Contents

 

Introduction

 

Project goal

 

The Project goal is implement a working PC interfaced peripheral (DC Motor) with VB GUI. The GUI should be enhanced with at least one ActiveX component. Additionally the DC Motor should be controlled over the Internet through a TCP/IP (Transmission Control Protocol/Internet Protocol) client/server program.

 

Motivation

 

Applications for the PC are numerous but could be custom equipment control, monitoring system, calibration etc.  Control over Internet is so big improvement of existing control systems. The Web-enabled features will be soon request for lot of application.

 

The web gives the ability to view and control the process on a computer, monitoring real-time information via the Internet. No special acquisition software needs to be installed on the computer, only a web browser and a TCP/IP client/server program (see Fig. 3).

 

In the Project is implement Internet enabled PCs interfaced DC Motor with Visual Basic GUI (see Code Description). Visual Basic is used in this Project but could be use Visual C, C or some other software. 

 

DC Motors (direct-current) are one of the most widely used prime movers in industry today. A major reason for the use of DC Motors in electromechanical control systems is the ease with which speed can be controlled. The polarity of the applied voltage determines the direction of rotation.

 

 

Circuit Operation

 

In the Project (see DAC schematic) are used DC motor, 8255A IC, DAC0832 IC, 74LS138 IC, LF353N IC and TIP31A NPN.  Complete part list you could see in Table 1 “ISA BUS DAC PARTS”.

PC ISA BUS (Industry Standard Architecture) prototyping card is easy to construct circuit card and the plugs into an available ISA slot in your PC. More information and explanation of terms you could get from Dictionary of PC Hardware and Data Communications Terms,  PC KITS tutorial page and Boondog Automation.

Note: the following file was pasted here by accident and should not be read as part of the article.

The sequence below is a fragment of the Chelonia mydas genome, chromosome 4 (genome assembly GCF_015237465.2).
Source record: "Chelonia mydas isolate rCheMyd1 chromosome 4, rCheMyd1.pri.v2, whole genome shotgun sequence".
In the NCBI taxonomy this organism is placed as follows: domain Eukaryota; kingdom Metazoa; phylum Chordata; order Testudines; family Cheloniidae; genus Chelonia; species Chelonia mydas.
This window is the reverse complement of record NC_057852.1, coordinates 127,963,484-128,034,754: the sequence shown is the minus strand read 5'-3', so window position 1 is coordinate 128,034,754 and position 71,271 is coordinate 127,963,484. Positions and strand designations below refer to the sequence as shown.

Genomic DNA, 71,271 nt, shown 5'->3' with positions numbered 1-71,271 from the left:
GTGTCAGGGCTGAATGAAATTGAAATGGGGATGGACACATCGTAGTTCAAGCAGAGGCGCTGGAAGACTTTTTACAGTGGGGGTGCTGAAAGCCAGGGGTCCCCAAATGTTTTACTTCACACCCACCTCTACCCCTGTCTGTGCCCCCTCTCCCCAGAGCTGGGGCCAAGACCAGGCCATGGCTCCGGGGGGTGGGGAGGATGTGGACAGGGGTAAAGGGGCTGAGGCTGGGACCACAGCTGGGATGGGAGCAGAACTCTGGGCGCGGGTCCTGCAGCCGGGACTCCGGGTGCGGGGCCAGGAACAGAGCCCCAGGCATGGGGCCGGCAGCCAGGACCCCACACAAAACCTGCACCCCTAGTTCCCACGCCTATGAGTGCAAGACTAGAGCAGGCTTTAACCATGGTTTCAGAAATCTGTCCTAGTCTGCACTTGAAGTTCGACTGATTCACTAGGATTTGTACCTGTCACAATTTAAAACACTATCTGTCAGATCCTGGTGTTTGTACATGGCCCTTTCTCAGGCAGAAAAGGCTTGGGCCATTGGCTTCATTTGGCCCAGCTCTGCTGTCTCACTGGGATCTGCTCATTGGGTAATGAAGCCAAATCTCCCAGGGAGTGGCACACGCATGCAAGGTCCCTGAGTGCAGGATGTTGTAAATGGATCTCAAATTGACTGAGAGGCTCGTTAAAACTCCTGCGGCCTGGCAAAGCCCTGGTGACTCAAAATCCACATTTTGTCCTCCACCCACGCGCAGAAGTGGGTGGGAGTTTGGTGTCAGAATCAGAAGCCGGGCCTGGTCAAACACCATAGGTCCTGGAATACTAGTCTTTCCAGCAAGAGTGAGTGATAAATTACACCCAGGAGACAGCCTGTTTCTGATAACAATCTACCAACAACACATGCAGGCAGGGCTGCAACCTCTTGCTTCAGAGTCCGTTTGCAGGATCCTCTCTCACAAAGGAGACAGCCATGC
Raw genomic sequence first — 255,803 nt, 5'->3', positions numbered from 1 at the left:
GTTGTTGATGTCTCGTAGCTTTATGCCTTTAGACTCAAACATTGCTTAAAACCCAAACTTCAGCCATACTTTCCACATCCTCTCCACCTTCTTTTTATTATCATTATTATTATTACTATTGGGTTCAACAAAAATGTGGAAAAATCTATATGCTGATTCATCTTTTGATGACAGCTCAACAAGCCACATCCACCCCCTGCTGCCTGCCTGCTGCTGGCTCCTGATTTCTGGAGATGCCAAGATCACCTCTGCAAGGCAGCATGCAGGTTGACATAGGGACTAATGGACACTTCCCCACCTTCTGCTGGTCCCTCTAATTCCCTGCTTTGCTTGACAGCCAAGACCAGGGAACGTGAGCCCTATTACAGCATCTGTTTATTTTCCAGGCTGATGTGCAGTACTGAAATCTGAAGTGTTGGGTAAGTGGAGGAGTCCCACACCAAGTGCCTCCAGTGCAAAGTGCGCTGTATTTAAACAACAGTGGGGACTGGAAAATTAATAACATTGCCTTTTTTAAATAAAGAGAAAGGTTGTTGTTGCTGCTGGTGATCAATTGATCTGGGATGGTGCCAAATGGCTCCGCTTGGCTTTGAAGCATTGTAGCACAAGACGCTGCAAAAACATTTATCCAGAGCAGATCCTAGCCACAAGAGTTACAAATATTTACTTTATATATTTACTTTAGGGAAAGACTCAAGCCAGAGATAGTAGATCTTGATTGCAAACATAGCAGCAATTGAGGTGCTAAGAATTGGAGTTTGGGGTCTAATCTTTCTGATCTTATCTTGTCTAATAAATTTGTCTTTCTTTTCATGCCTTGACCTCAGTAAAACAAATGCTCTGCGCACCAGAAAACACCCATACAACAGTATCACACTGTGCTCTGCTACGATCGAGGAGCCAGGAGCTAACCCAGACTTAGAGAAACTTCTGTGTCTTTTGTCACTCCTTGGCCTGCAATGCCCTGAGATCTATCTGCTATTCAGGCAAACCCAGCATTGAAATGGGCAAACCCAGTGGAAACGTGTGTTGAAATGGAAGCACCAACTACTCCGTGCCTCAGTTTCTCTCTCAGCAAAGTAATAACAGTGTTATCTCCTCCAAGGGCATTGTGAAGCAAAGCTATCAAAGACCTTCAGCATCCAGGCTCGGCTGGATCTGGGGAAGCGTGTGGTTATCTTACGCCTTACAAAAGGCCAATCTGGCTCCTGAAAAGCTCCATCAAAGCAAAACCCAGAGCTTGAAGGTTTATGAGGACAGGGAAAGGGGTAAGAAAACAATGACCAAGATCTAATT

The 8255 PPI IBM PC Interface Card  (Programmable Peripheral Interface) plugs into any available 8 or 16-bit slot (AT-slot) on PC’s motherboard. Such a card allows you to do both digital input and output to your PC (see Fig. 1).

 

The 8255 PC Interface Card plugs into any available 8 or 16-bit slot (AT-slot) on PC’s motherboard. By physically using jumpers on the card, we can assign an address to the card. In software, we can tell the CPU what this address is.

We will use 260H (608 Decimal) for the address of the card. Of course, we can change this, by using the Table 2 as a guide, and changing the jumper configuration on the board, as well as in software program.

 

The circuit’s 8-position double row header and shorting block are used for address decoding. The shorting block row position is used to assign your card with a unique address. This address serves to distinguish your card from other ISA cards that may already be installed on your motherboard. The shorting block allows you to choose one of a possible eight addresses, as shown on Table 2.

Placing the shorting block on row 4, assigns your card an address of 260H (or 608 Decimal).

The 74138 is 3-to-8 pin decoder. The ISA pins A24, A25 ad A26 serve as its three inputs and depending their values, will yield one of 8 possible outputs. This output will be used to enable the DAC0832 to transmit a voltage.

 

Example: